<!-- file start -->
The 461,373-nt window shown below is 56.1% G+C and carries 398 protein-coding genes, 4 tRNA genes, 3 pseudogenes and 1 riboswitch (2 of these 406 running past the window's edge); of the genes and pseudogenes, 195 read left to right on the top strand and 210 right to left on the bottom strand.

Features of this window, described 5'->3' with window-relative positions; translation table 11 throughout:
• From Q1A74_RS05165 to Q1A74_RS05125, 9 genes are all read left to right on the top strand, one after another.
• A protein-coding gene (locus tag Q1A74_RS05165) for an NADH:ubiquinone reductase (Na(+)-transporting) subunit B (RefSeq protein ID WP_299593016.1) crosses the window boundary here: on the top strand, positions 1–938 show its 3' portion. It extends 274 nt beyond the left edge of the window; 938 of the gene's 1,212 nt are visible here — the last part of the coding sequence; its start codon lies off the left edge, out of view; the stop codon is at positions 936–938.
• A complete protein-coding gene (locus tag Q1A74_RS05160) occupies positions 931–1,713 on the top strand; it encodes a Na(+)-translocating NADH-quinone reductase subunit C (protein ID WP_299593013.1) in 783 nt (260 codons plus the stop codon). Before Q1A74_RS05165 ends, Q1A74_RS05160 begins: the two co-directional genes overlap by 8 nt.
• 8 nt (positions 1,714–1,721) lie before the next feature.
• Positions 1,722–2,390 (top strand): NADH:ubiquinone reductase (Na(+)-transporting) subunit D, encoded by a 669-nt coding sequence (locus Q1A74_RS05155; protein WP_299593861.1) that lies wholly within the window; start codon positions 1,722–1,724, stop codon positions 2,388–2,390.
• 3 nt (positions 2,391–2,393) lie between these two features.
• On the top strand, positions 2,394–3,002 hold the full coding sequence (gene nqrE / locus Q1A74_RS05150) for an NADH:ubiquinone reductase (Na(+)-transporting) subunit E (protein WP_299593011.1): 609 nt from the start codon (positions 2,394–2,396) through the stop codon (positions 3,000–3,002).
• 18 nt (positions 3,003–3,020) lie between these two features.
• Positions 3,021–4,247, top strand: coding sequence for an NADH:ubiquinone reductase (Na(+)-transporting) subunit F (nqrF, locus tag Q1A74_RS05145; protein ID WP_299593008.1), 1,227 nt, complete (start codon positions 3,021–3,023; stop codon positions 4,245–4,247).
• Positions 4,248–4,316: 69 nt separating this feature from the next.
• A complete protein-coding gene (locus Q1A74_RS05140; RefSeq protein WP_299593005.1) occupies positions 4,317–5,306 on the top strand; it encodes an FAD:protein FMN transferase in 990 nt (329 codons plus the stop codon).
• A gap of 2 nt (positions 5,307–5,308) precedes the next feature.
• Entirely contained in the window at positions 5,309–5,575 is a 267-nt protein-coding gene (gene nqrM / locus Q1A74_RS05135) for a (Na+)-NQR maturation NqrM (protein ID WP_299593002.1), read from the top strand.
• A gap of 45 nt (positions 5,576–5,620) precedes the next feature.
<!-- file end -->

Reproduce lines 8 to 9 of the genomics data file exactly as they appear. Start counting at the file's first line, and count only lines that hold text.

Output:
• 3 nt (positions 2,391–2,393) lie between these two features.
• On the top strand, positions 2,394–3,002 hold the full coding sequence (gene nqrE / locus Q1A74_RS05150) for an NADH:ubiquinone reductase (Na(+)-transporting) subunit E (protein WP_299593011.1): 609 nt from the start codon (positions 2,394–2,396) through the stop codon (positions 3,000–3,002).